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The Addams Family

by on 31 October 2022

Sppooked

The Addams Family Musical

by Marshall Brickman and Rick Elice

BROS Theatre Company at Richmond Theatre until 29th October

Review by Heather Moulson

It was nearly Halloween, but I didn’t know what to expect from this musical based on the sixties TV show.  Could they really recreate that iconic and so morbidly enticing Addams family?!  However, after a delightful glimpse of Thing, barehanded obviously, through the thick tabs, we opened up to a stunning beginning, with a fabulous tableau of the family behind a mesh curtain.  The glamorous and kitsch macabre family were surrounded by gothic splendour, the focal point being a sweeping candlelit staircase.  Starting with the showstopper When You’re an Addams we were introduced to the whole undead cast, clad head-to-toe in atmospheric detail and intricate make-up.  The rule that one should never begin with a showstopper was disproved and showed us that you can do exactly that. 

The matriarch, Morticia, played by monumental Heather Stockwell, dripped sensuality, while Gomez, played vibrantly by Guillaume Borkhataria, was consistently full of charm, only enhancing the erotic chemistry between the bizarre and handsome couple.   Uncle Fester was loveable and optimistic, breathing life into unlit bulbs, while the children Wednesday and Pugsley had grown up to be strong individuals.   Faithful butler, Lurch, played by Bill Baker, took a while to embrace his unique role and really came to life (so to speak!) in the second half, delightfully shocking everyone by singing the first line of Move Towards the Darkness while succumbing to grandma’s morbid charms … charms beautifully and madly played by Clair Jardella.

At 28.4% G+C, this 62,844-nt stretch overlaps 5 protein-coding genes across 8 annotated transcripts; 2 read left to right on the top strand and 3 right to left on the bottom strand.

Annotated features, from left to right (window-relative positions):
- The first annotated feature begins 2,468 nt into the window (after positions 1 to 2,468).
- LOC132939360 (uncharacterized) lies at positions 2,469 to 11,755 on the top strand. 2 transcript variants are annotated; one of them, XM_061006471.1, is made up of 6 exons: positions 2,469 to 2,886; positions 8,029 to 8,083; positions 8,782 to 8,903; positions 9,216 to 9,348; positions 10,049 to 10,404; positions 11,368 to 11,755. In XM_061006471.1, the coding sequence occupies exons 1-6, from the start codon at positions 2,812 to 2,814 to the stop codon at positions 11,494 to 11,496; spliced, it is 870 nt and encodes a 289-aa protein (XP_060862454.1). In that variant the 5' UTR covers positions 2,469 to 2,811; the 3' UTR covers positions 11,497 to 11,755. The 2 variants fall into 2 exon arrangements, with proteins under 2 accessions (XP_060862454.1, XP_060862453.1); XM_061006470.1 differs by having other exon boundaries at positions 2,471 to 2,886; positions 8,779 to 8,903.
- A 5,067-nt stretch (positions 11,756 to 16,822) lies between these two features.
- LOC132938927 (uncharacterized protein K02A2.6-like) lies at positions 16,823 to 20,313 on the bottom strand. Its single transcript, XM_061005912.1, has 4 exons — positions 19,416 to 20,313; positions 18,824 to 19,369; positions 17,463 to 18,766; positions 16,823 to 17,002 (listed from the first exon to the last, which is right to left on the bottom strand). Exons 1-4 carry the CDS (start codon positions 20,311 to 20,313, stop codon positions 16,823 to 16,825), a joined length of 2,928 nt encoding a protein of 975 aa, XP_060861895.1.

Wednesday, played marvellously by Katy Jackson, had become such a strong and determined young woman, that a clean-cut beau, Lucas entered her life with serious intentions, involving his wholesome parents coming to the Addam’s for dinner.   This was where the fun really started.   Not to mention a great torture number with Pugsley and Wednesday singing Pulled.  Her potential suitor, who wouldn’t look out of place in Book of Mormon, was played with conviction by Griffin Godsick.   Meanwhile, Pugsley, played beautifully by Mathew Madeley, kept us enchanted. 

Tension mounted as soon as the Beinekes walked through the Addam’s foreboding door – played smoothly by Russell Bramley as the ruthless businessman father, and his poetry reciting spouse, Alice, played by Tracy Sorgiovanni – who kept this plot going nicely.  Particularly their highest point when they finally shed their inhibitions, and rediscovered each other. 

The first act was tight and moved nicely, with great numbers and choreography such as One Normal Night and Full Disclosure.  However, the second act did not carry the same weight.  There were just slightly too many scenes, when the misunderstandings could have been solved at a more comfortable speed.   However, Fester excelled as he played the ukulele, bringing on a wonderful dance number with The Moon and Me.  Crazier than You was captivating too. 

All this ended on a colourful climax.   The Addams Family was directed and choreographed in great detail by Sian Bowles-Bevan, being joined with choreographer Emma Knight, resulting in entrancing sequences and numbers.   Musical director Chiara Beebe brought the numbers to life, and the lighting design was cleverly done by Edward Padgett.  Terrific makeup by Louise Ellard-Turnbull.  Writers Marshall Brickman and Rick Elice should be proud of BROS’s production.   

A joy of a show. 

Heather Moulson, October 2022

Photography by Joe Stockwell

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